It’s not just that “new isn’t always better”, but that the new can make the old worse. The Network Effect is a catch-22 which makes a service valuable only once a significant number of people use it. The inverse, the “No Network Effect” means that even if you don’t like cell phones or emails or whatnot, you WILL upgrade or be removed from society.
This concept is an important addition to the readings, particularly when we think of questions of consent. We may know about algorithm bias, digital redlining, and disparities in how infrastructure services the privileged v the vulnerable. The current platforms are unethical, but what good does knowing do us as individuals? Even if we don’t wish to consent to the current network, it is arranged so that the alternative is being rejected by society.
The questions I tend to focus on in terms of digital pedagogy are (1) how do we build/adopt inherently ethical networks (e.g. FLOSS)? And (2) how do we divest from or break unethical networks? Any educator plays an important role tools and platforms for their students, and these choices are inherently political. Teaching photoshop over GIMP; using SPSS over R; or accepting ‘.docx’ over ‘.odt’, are all choices which reduce or promote our students digital rights. How do we also balance this influence with what the Network Effects of industry standards?
A new question that came up for me this week was, to what extent are we also responsible to address these issues as they pertain to our students out-of-class lives? It’s one thing to not use facebook for class discussions, but our students are still on the platforms which don’t respect consent. (Platforms such as facebook go through great lengths just to avoid basic protections)
While this discussion is not at all relevant to most of our fields, should we dedicate some class time to it regardless? Similar to questions of litteracy, the curriculum fails to address these concerns anywhere along k-PhD.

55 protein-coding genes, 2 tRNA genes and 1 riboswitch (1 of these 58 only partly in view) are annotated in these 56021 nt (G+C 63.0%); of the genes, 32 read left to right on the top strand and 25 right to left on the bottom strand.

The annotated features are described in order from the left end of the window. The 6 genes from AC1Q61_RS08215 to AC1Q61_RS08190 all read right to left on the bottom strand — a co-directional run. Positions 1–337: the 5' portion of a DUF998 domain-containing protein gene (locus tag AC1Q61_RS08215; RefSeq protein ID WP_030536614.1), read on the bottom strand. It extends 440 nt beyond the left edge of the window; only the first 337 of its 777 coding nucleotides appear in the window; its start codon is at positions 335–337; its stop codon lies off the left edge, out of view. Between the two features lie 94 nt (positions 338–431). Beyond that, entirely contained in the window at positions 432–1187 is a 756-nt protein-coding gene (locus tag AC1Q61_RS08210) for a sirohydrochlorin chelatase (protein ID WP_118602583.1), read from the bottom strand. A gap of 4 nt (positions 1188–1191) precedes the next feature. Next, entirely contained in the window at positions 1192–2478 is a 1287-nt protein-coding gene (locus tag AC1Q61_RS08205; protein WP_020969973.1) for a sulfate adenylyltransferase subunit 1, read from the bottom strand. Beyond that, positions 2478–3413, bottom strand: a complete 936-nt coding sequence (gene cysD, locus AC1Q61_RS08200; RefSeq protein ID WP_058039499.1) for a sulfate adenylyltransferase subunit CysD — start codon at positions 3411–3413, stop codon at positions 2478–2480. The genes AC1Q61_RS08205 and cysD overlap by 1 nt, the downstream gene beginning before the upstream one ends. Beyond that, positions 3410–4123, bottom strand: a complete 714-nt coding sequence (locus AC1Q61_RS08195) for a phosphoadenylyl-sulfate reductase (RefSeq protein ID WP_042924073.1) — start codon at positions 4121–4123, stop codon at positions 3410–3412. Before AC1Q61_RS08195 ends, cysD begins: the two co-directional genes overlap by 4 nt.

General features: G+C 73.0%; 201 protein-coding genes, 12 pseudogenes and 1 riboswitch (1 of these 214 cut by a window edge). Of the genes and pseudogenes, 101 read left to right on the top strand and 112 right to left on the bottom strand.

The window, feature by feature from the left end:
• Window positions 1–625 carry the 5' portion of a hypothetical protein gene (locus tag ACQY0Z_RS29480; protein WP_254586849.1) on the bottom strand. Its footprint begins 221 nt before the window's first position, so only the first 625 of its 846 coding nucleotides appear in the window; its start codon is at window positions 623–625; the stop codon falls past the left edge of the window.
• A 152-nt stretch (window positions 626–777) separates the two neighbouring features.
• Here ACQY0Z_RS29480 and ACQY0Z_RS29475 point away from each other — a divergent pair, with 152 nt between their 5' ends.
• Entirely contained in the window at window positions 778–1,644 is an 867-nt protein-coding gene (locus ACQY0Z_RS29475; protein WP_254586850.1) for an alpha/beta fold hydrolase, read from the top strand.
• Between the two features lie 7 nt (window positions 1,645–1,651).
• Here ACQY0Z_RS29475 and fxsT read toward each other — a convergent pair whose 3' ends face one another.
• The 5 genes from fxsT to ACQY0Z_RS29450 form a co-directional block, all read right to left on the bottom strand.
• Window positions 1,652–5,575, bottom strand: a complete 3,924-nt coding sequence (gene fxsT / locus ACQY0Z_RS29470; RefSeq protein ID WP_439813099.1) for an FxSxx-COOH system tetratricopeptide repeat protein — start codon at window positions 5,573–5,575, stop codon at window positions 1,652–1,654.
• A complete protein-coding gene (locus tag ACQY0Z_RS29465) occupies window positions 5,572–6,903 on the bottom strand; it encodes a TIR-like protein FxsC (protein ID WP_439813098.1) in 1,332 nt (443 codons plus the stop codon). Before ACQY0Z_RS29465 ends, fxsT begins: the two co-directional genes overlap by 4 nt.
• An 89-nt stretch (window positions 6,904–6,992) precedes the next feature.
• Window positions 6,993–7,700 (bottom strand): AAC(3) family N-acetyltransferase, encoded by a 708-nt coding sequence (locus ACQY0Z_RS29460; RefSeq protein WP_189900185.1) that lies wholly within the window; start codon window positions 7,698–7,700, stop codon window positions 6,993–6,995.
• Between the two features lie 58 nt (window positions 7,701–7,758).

I suspect I will in the future, if for no other reason than to justify why I am asking for “.odt” files. I’m interested in your feedback on what feels useful and what you imagine students would stick to, so I’ve prepared an example of a mini-cryptoparty-worksheet I might present to future students (in addition to discussing the issues above).
Have fun 🙂
Even if you don’t care about your data, you should care about your shadow! Watch:
Data detox basics:
- Go through settings! The defaults are always worse than they need to be.
- Install these browser extensions: HTTPS everywhere, Privacy Badger, Terms of Service; Didn’t read, and uBlock Origin (Firefox/Chrome)[not the other adblockers out there!]
- Avoid using your phone! Computers give you much more control.
- Keep detoxing here: https://datadetox.myshadow.org/detox
Before using any tool or service, ask yourself:
- Is it free and open source, or is it proprietary?
- What do you know about the company which owns the service?
- What are the terms of service?
“Lost in the small print” Helps make things more readable
- Has the tool been security audited?
- Who carried out the security audit?
- Don’t like the answers? Find alternatives!
Hi everyone, I wanted to post a link to the Association of College & Research Libraries’ Framework for Information Literacy in Higher Education, which Lauren mentioned in class earlier this week, which should help contextualize recent work by academic librarians on information literacy.
I also wanted to share some additional, optional reading for our 4/23 class on Digital Ethics next week: This recent article in the Chronicle of Higher Ed by Chris Gilliard “How Ed Tech is Exploiting Students” (paywalled, though if you’re on campus you should be able to read it via the link, and I’ve uploaded a PDF into the course group as well).
I did not know that 90% of Wikipedians were male. And this is not just in the U.S. but internationally, according to Ayush Khanna’s report: Nine out of ten Wikipedians continue to be men: Editor Survey. (2012)
On Saturday, I will be part of a group of writers joining in The Asian American Writers’ Workshop for a Wikipedia Edit-a-Thon for Asian American Literature. In this, we won’t separate Asian American women writers from male authors. But after reading the New York Times article by Amanda Fillipachi on wikipedia gender segregating American novelists, I wonder if we should also invade the American novelists Wikipedia page and add Asian American authors like Ed Lin, Carlos Bulosan and etc.
How have these statistics changed in the past six years?
I see that Wikimedia has become more active in bridging these gaps in gender and race (the Asian American Literature edit-a-thon is co-sponsored by Wikimedia). Is there more attention paid to recruiting grassroots community organizations built around identity to contribute?
In Feminist WikiStorming The best lesson a professor can teach seems to be one in which the student is given the tools to become a producer. And by structuring assignments that encourage students to edit and create Wikipedia pages for artists overlooked by the typical editors, then it becomes one way to break these hegemonic narratives.
What topic-specific kinds of wiki-storming would you participate in or initiate with students?
I’m definitely enthusiastic about having students edit and create Wikipedia pages!